Now I do have to say I was surprised by the trend of the results from the research on this topic. I have rarely seen such an overwhelming agreement in opinions of authors and results on a subject. Of all the research on this topic it was made very clear that programs that focus heavily on core strengthening do little to nothing to help increase the performance of athletes and average gym warriors. Now the research is not saying don’t bother with core training. As a therapist and trainer I know firsthand that a strong functional core is necessary for proper posture, which decreases the likelihood of injury. What the research is saying, however, is there is a point where the benefits of extensive and elaborate core training reaps little to no reward.

So, what does this mean for training programs, personal trainers and coaches that insist on spending long hours on core training and, as a result, less time on power and skills? It means that if the athlete or client is able to hold proper posture throughout the event or program, it would be more beneficial to the athlete to spend time on skill training and power training. Since workouts should be designed to grow from base strength/skills to power to performance, programs that spend more time on periodization of those three principles will result in stronger, faster, and more skillful athletes/clients as opposed to being bogged down in rudimentary base workouts.

Throughout the different training stages core workouts should be done by everyone, but in the workout stages when more skilled programs are being performed, the core should be part of the warm up routine. This way the neuromuscular pathways that have been developed in the first stages along with the high fatigue resistant muscle fibers do not become ignored and weakened.
Young, W.B.# uses the analogy of a fine tuned sports car when describing how to best build power in sprinters.

First you have to increase the engine capacity—increased cross sectional area of muscle fibers through squats, etc. Next, increase the power output by optimal timing of cylinders—increase intramuscular coordination by getting all muscle fibers to fire together and hard. Lastly, increase conversion of power from engine to road via an effective transmission—increased intermuscular coordination by increased activation of synergist and decreased activation of cocontraction of antagonists (i.e. getting the hamstrings to relax while the quads fire).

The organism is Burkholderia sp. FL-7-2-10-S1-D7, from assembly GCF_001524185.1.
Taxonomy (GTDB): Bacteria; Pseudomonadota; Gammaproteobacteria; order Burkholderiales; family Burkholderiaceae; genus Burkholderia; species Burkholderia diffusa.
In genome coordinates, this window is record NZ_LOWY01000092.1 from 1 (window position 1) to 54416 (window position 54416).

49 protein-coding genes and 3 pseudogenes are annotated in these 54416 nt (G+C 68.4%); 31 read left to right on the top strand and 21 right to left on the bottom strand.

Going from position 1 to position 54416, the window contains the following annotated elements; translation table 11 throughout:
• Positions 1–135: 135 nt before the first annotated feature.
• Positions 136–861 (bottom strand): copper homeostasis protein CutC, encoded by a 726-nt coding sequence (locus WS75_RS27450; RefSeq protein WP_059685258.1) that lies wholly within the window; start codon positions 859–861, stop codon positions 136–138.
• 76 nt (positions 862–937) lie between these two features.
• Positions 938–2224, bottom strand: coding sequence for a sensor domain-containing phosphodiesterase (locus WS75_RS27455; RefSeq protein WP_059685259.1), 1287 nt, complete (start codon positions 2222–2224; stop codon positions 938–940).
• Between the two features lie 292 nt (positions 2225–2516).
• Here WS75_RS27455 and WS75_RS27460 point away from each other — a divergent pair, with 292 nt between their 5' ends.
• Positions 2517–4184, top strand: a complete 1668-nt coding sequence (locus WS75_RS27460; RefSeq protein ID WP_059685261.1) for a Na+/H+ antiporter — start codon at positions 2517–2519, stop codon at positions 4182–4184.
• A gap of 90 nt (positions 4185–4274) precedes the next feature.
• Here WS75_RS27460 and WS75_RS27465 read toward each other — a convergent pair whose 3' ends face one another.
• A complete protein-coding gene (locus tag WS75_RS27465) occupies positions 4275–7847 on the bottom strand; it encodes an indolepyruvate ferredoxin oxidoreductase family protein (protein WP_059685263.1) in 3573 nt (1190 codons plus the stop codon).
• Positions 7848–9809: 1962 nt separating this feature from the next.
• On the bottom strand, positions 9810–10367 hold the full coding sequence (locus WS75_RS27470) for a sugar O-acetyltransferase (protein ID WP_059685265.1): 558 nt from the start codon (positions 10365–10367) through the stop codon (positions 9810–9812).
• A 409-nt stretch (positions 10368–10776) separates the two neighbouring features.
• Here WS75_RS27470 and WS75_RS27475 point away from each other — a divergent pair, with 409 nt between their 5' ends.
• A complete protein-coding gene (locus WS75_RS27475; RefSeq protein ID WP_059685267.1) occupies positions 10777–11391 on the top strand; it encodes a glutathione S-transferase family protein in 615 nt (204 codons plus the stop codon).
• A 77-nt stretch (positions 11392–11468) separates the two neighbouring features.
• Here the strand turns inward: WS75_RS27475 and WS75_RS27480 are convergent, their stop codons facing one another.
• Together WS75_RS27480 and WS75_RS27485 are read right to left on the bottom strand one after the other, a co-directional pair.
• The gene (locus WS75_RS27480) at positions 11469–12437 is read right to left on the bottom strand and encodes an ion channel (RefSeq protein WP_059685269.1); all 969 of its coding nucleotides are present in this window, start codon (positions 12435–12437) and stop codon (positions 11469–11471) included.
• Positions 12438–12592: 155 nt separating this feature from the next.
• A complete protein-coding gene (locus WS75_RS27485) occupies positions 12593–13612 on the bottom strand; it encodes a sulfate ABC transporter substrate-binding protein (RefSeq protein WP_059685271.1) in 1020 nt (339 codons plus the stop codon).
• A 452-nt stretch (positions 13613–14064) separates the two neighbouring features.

In this analogy you can see that the core plays a minimal role and as long as the client or athlete can hold good posture throughout the event that is all that is needed. Use the warm up time to work on the core, and focus more on power and skill. So, the next time you are waiting to get your haircut or on a long car ride to the South Coast and you pick up the latest fitness or health magazine with the latest ‘core shredding’ workout you can skim past it with the knowledge that it is most likely all fluff and no guts.

Example of workout program progression through different stages of performance development.

Week 1 - 6 General Conditioning Training: Increase Body Tolerance to Activity
3 sets x 8 - 12 Reps Moderate Load Moderate Intensity
Jumping Jacks - High knees - Burpees
Squats - Push Ups - Crunches
Lunges - Pull -ups - Planks
Dumbbell Press - Hamstring Curls - Physio Ball Back Extensions
Bicep Curls - DB Rows - Cable Twists
Tricep Dips - Lateral Raises - Superman’s  
Jogging x 20 - 30 min.

Week 7 -12 Strength and Hypertrophy Training:
3 Sets x 6 - 8 reps - High Load - High Intensity
Jumping Jacks - High knees - Burpees
Crunches - Supermans - Cable Twists - Planks
Squats - High kicks - High knees
Deadlifts - Reverse ball Crunches - Jumping jacks
Chest press - Ball tosses - Bicep curls
Flies - push ups - Dips
Rows - reverse fly - Ball Planks
Lat pull down - Shoulder press - crunch slams

Week 12 - 18 Power “BANG”
3 Sets x 3 - 6  Reps - Moderate Load - High Intensity
Jumping Jacks - High knees - Burpees
Crunches - Supermans - Cable Twists - Planks
Jump Squats - Jogging x 1- 2 min
Cleans - Jumping jacks
Snatches - Ball Tosses
Jogging x 5 min
Broad Jumps - Push ups
Box jumps - High Kicks
Sand Bag Toss - slow jog

*This Program is loosely based on the principles of:
Rhea MR, Ball SD, Phillips WT, Burkett LN., A comparison of linear and daily undulating periodized programs with equated volume and intensity for strength. J Strength Cond Res. 2002 May;16(2):250-5.
and Overreaching and Tapering.

For any questions about this article or others contact


  1. The Relationship Between Core Strength and Performance in Division I Female Soccer Players. Nesser, T.W; Lee, W. Journal of Exercise Physiologyonline Vol 12 Number 2 April 2009.